The Chartered Institute of Plumbing and Heating Engineering (CIPHE) has published a response to a Sunday Times article charting the 'scandal' of frozen condensate pipes.
Kevin Wellman, Chief Executive of the CIPHE, has penned a letter to The Sunday Times' editor about the article which he claims contained "glaring inaccuracies and unfair misrepresentation of plumbers".
The original article can be viewed here (registration required).
The full text of the letter is as below:
I write regarding the article entitled ‘Don’t let it go’ by Bruce Millar and Jonathan Leake in your 1st April edition, charting the ‘scandal’ of frozen condensate pipes.
As the CEO of the Chartered Institute of Plumbing and Heating Engineering (CIPHE) - a body concerned with protecting the public health, while raising standards within the plumbing and heating industry - I found, while the article raised some valid points around insulating pipework, it also contained glaring inaccuracies and unfair misrepresentation of plumbers, with both journalists having a rather outdated notion of what it is to work in the modern day plumbing industry.
To reiterate, the recent weather conditions have been particularly dire, with freezing temperatures and snow being the worst we have seen in many years. The plummeting temperatures and the length of time the country was in minus figures, is simply not the norm in the UK.
Therefore, bodies such as the CIPHE, (along with manufacturers and plumbing professionals themselves) issued lots of guidance before the snow and ice arrived on how to protect properties from issues such as frozen and burst pipes. One of our members appeared on TV to forewarn consumers on how best to minimise the risk of any plumbing and heating system problems occurring. The CIPHE also gave subsequent guidance during the cold snap and the big thaw, so that the public could deal with common problems before calling in the services of a professional plumber. Hardly the actions of an industry that loves this time of year due to profiteering opportunities it seeks.
I do not see that the industry has been embarrassed by the number of frozen condensate pipes. Condensing boilers are extremely energy efficient and have been required for many years to help reduce our carbon footprint. Though there will always be some installations that slip through the net, the overwhelming majority of boilers will have been correctly installed, within the Regulations and to the manufacturers recommendations. There is no nationwide condensate pipe conspiracy, with plumbers waiting in glee for a ‘cold-snap cash windfall’. To suggest so is irresponsible and potentially downright dangerous if consumers are tempted to try DIY on these systems having been given a false impression of the professionals they should use.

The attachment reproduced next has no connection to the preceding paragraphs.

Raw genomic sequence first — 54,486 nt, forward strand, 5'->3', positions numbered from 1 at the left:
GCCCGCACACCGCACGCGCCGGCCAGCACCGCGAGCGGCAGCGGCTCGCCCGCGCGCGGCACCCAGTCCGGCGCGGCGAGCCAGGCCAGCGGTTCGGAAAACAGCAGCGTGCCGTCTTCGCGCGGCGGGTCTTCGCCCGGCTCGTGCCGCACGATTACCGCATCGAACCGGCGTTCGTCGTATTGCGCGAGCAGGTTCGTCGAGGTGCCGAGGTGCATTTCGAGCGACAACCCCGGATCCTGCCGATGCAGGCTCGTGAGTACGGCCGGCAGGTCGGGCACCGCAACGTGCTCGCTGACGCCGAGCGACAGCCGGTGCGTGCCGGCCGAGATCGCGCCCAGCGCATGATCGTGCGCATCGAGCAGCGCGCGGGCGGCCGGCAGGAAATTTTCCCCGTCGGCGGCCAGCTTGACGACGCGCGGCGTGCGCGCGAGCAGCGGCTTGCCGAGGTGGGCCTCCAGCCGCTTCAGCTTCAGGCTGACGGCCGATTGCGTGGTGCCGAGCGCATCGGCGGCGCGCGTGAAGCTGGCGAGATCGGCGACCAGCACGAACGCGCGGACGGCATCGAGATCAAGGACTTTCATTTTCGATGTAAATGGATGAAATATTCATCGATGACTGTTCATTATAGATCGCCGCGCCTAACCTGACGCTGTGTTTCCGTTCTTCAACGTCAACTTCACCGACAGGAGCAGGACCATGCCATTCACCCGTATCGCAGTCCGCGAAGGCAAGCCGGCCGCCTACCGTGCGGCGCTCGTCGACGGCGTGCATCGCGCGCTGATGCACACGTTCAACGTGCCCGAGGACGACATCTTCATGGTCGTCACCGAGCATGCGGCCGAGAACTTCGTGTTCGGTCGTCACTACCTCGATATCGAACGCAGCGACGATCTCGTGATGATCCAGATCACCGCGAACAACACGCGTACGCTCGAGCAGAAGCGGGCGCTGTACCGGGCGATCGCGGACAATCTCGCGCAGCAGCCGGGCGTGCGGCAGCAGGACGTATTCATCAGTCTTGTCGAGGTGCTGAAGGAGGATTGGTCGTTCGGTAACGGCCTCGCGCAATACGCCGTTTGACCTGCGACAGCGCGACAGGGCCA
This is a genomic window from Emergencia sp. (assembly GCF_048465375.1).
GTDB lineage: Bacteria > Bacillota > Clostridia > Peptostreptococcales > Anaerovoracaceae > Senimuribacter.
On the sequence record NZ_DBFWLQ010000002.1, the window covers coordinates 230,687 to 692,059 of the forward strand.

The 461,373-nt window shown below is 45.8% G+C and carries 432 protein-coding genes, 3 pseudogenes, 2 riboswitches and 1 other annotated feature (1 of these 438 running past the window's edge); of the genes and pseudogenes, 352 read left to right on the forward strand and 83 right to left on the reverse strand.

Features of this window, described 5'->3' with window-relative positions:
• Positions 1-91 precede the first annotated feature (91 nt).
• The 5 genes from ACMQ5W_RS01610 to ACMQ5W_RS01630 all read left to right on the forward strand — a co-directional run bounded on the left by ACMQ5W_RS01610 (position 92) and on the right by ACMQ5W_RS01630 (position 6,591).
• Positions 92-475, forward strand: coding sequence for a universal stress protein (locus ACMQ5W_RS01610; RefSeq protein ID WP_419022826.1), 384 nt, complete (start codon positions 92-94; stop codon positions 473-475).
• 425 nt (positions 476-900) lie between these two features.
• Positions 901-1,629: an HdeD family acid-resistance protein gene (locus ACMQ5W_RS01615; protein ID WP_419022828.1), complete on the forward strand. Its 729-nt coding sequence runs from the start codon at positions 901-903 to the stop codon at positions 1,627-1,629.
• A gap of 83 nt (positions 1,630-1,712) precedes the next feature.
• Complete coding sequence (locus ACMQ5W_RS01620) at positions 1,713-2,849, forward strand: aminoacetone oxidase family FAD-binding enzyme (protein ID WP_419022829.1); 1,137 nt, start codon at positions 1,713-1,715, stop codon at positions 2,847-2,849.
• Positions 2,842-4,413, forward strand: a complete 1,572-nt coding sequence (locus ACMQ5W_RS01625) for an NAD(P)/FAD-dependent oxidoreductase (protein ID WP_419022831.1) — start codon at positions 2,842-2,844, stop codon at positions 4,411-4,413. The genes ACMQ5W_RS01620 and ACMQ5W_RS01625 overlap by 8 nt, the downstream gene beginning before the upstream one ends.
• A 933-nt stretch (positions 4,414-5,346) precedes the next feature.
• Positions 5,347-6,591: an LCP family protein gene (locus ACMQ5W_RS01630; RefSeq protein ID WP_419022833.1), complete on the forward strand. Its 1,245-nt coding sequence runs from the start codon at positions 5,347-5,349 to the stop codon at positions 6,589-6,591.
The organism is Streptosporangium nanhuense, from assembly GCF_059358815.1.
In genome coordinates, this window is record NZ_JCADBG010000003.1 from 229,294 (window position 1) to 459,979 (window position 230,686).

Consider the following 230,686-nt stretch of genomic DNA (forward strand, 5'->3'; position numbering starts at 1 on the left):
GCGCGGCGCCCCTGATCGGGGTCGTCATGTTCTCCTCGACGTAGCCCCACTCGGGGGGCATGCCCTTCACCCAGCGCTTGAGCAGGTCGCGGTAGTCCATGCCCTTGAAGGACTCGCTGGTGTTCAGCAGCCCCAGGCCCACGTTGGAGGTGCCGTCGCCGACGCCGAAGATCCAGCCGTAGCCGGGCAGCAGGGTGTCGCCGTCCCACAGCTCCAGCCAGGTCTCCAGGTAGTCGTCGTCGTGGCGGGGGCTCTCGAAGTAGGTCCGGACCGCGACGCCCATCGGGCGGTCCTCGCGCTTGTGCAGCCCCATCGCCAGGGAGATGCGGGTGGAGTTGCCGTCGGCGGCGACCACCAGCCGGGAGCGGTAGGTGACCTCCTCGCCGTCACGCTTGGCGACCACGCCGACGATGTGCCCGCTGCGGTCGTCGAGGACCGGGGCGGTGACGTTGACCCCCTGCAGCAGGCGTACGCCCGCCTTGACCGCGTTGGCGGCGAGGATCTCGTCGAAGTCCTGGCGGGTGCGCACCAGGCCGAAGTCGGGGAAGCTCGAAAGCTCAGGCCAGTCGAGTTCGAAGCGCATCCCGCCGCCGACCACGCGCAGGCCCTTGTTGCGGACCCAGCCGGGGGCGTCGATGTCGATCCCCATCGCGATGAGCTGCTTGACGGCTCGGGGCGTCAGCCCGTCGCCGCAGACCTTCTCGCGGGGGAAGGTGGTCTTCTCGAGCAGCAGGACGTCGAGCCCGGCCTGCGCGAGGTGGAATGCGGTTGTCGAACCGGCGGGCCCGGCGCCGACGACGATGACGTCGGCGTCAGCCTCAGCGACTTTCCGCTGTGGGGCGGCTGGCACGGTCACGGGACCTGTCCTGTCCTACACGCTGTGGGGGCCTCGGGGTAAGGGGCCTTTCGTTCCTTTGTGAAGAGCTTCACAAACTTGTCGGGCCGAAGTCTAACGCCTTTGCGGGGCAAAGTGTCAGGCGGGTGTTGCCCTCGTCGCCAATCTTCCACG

That is why we at the CIPHE contributed to the industry response hosted by the HHIC, and it is why we have pledged to help take forward any ongoing recommendations. In fact the CIPHE would welcome regulatory change to further improve standards and is an advocate of bringing in licensing of industry professionals to help further protect the public.
CIPHE feels strongly that issues such as those recently experienced reinforces the need for an annual boiler and plumbing system 'Compliance' health check, to ensure all systems are running, efficiently, effectively, safely and within current Regulations / good practice – prevention being more effective than cure and scheduled appropriately rather than in an emergency situation.
Before I sign off, just a word of praise for the many hardworking and talented plumbing and heating engineers out there who went above and beyond during the Beast from the East. The article fails to mention those installers risking their lives in hazardous road conditions to get their customers heating systems back up and running. Neither does the article cover the installers who gave their customers free advice over the phone, so they could deal with the problem themselves. Additionally the article fails to mention that a number of condensate pipes would have been at height, or been in homes with elderly or vulnerable occupants, who would have been unable to thaw the condensate pipes without the help of an installer.
I hope the Sunday Times will use its powerful voice to raise awareness of the real issues facing the plumbing and heating industry, such as bringing in system ‘compliance’ health checks, licensing, education, regulation and the growing problem of illegal parts and spares. Your publication can do so much to help raise the public’s awareness of the importance of regular system maintenance and on how to find professional, skilled tradespeople, such as the CIPHE members available at www.ciphe.org.uk/find-a-plumber
The plumbing and heating industry sits at the very heart of the public health. It is populated by thousands upon thousands of talented, dedicated plumbing and heating engineers who have trained for years to be qualified. Yet it is an industry continually vilified in the media, with pieces such as ‘Don’t let it go’ exemplifying the myth of the industry-wide cowboy installer preying on consumers. It really is time this stopped.
CEO, The Chartered Institute of Plumbing and Heating Engineering